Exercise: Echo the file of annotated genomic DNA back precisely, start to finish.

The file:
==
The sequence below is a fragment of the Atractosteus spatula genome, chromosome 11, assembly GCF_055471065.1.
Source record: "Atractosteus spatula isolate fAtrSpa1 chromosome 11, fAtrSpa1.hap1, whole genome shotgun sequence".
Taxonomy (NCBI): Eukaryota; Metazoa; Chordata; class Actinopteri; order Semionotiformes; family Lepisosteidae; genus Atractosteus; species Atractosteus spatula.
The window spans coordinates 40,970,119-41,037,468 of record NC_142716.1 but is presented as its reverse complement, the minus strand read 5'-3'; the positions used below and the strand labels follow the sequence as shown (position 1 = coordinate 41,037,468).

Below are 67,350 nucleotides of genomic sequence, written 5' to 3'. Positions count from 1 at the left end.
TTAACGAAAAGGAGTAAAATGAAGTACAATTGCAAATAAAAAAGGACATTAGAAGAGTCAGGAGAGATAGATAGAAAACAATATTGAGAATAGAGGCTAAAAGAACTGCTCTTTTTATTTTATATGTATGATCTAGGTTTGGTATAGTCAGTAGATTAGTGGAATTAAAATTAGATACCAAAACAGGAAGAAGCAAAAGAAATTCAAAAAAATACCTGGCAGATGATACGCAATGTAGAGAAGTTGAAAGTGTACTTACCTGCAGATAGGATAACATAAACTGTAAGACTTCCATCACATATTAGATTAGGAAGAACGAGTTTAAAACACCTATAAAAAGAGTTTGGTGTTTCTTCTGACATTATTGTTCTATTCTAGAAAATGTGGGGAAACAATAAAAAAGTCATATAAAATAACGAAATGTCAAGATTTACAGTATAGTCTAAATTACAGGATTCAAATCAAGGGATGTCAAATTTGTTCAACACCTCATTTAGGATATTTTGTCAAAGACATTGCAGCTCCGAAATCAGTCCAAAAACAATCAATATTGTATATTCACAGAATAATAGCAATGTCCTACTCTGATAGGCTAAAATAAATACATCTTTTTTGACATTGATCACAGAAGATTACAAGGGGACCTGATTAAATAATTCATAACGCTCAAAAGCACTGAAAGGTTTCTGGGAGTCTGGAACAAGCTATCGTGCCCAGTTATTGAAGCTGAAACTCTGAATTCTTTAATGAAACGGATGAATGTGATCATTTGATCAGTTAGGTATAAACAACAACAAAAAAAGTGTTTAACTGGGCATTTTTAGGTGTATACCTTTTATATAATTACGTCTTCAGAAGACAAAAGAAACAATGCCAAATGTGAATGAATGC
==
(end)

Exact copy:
The sequence below is a fragment of the Atractosteus spatula genome, chromosome 11, assembly GCF_055471065.1.
Source record: "Atractosteus spatula isolate fAtrSpa1 chromosome 11, fAtrSpa1.hap1, whole genome shotgun sequence".
Taxonomy (NCBI): Eukaryota; Metazoa; Chordata; class Actinopteri; order Semionotiformes; family Lepisosteidae; genus Atractosteus; species Atractosteus spatula.
The window spans coordinates 40,970,119-41,037,468 of record NC_142716.1 but is presented as its reverse complement, the minus strand read 5'-3'; the positions used below and the strand labels follow the sequence as shown (position 1 = coordinate 41,037,468).

Below are 67,350 nucleotides of genomic sequence, written 5' to 3'. Positions count from 1 at the left end.
TTAACGAAAAGGAGTAAAATGAAGTACAATTGCAAATAAAAAAGGACATTAGAAGAGTCAGGAGAGATAGATAGAAAACAATATTGAGAATAGAGGCTAAAAGAACTGCTCTTTTTATTTTATATGTATGATCTAGGTTTGGTATAGTCAGTAGATTAGTGGAATTAAAATTAGATACCAAAACAGGAAGAAGCAAAAGAAATTCAAAAAAATACCTGGCAGATGATACGCAATGTAGAGAAGTTGAAAGTGTACTTACCTGCAGATAGGATAACATAAACTGTAAGACTTCCATCACATATTAGATTAGGAAGAACGAGTTTAAAACACCTATAAAAAGAGTTTGGTGTTTCTTCTGACATTATTGTTCTATTCTAGAAAATGTGGGGAAACAATAAAAAAGTCATATAAAATAACGAAATGTCAAGATTTACAGTATAGTCTAAATTACAGGATTCAAATCAAGGGATGTCAAATTTGTTCAACACCTCATTTAGGATATTTTGTCAAAGACATTGCAGCTCCGAAATCAGTCCAAAAACAATCAATATTGTATATTCACAGAATAATAGCAATGTCCTACTCTGATAGGCTAAAATAAATACATCTTTTTTGACATTGATCACAGAAGATTACAAGGGGACCTGATTAAATAATTCATAACGCTCAAAAGCACTGAAAGGTTTCTGGGAGTCTGGAACAAGCTATCGTGCCCAGTTATTGAAGCTGAAACTCTGAATTCTTTAATGAAACGGATGAATGTGATCATTTGATCAGTTAGGTATAAACAACAACAAAAAAAGTGTTTAACTGGGCATTTTTAGGTGTATACCTTTTATATAATTACGTCTTCAGAAGACAAAAGAAACAATGCCAAATGTGAATGAATGC